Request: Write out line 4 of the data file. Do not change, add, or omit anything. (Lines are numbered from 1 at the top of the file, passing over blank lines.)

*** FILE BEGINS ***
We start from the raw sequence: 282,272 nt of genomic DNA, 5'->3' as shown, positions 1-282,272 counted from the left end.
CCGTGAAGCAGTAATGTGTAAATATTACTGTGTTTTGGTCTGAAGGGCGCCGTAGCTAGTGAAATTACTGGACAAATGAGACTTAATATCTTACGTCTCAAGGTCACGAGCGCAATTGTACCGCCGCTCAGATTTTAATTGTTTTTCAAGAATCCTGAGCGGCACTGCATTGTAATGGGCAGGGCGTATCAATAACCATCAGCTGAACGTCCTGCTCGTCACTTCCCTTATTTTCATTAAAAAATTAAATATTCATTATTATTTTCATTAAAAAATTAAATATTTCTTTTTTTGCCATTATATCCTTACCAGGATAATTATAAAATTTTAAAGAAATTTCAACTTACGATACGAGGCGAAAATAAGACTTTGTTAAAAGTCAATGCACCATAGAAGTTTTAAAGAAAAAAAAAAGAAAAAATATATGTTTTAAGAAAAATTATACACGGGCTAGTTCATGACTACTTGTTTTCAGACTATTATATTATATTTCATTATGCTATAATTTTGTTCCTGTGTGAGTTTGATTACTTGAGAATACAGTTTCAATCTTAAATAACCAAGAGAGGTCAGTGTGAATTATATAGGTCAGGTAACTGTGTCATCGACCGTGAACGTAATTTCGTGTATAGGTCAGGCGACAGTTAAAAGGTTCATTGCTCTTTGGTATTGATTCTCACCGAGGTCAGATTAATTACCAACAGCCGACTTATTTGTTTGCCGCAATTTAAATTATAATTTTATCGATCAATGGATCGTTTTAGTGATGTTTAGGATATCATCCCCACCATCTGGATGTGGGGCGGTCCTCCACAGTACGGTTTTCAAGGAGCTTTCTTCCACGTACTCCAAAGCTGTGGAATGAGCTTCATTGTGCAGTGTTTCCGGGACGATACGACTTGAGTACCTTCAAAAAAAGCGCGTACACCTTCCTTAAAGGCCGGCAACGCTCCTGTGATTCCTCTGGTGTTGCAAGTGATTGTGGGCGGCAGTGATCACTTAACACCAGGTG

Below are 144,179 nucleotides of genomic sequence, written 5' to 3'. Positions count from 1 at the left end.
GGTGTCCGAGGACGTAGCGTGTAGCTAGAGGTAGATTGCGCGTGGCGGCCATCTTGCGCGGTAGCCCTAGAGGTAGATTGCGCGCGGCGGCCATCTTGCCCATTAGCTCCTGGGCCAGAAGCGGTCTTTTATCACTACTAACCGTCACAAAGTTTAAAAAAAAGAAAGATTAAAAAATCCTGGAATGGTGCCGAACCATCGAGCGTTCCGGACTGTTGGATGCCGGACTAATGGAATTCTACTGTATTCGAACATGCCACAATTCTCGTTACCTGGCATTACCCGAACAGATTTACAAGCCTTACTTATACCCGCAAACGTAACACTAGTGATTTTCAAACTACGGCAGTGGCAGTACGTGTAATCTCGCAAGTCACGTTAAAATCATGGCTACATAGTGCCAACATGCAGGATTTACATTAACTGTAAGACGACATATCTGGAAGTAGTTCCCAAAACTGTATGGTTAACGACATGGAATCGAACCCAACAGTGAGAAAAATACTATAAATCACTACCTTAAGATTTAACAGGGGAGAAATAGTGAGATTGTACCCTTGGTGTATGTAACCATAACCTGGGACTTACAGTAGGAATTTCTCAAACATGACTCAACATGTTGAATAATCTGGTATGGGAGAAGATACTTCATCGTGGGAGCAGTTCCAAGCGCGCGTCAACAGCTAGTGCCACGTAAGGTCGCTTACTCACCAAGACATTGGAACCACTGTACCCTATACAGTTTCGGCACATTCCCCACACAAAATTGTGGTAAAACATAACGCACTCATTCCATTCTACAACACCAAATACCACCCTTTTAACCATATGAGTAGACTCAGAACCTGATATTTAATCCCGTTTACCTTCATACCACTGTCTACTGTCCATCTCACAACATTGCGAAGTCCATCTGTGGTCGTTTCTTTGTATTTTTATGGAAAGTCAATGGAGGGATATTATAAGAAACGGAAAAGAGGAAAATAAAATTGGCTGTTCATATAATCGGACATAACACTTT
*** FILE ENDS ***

GGTGTCCGAGGACGTAGCGTGTAGCTAGAGGTAGATTGCGCGTGGCGGCCATCTTGCGCGGTAGCCCTAGAGGTAGATTGCGCGCGGCGGCCATCTTGCCCATTAGCTCCTGGGCCAGAAGCGGTCTTTTATCACTACTAACCGTCACAAAGTTTAAAAAAAAGAAAGATTAAAAAATCCTGGAATGGTGCCGAACCATCGAGCGTTCCGGACTGTTGGATGCCGGACTAATGGAATTCTACTGTATTCGAACATGCCACAATTCTCGTTACCTGGCATTACCCGAACAGATTTACAAGCCTTACTTATACCCGCAAACGTAACACTAGTGATTTTCAAACTACGGCAGTGGCAGTACGTGTAATCTCGCAAGTCACGTTAAAATCATGGCTACATAGTGCCAACATGCAGGATTTACATTAACTGTAAGACGACATATCTGGAAGTAGTTCCCAAAACTGTATGGTTAACGACATGGAATCGAACCCAACAGTGAGAAAAATACTATAAATCACTACCTTAAGATTTAACAGGGGAGAAATAGTGAGATTGTACCCTTGGTGTATGTAACCATAACCTGGGACTTACAGTAGGAATTTCTCAAACATGACTCAACATGTTGAATAATCTGGTATGGGAGAAGATACTTCATCGTGGGAGCAGTTCCAAGCGCGCGTCAACAGCTAGTGCCACGTAAGGTCGCTTACTCACCAAGACATTGGAACCACTGTACCCTATACAGTTTCGGCACATTCCCCACACAAAATTGTGGTAAAACATAACGCACTCATTCCATTCTACAACACCAAATACCACCCTTTTAACCATATGAGTAGACTCAGAACCTGATATTTAATCCCGTTTACCTTCATACCACTGTCTACTGTCCATCTCACAACATTGCGAAGTCCATCTGTGGTCGTTTCTTTGTATTTTTATGGAAAGTCAATGGAGGGATATTATAAGAAACGGAAAAGAGGAAAATAAAATTGGCTGTTCATATAATCGGACATAACACTTT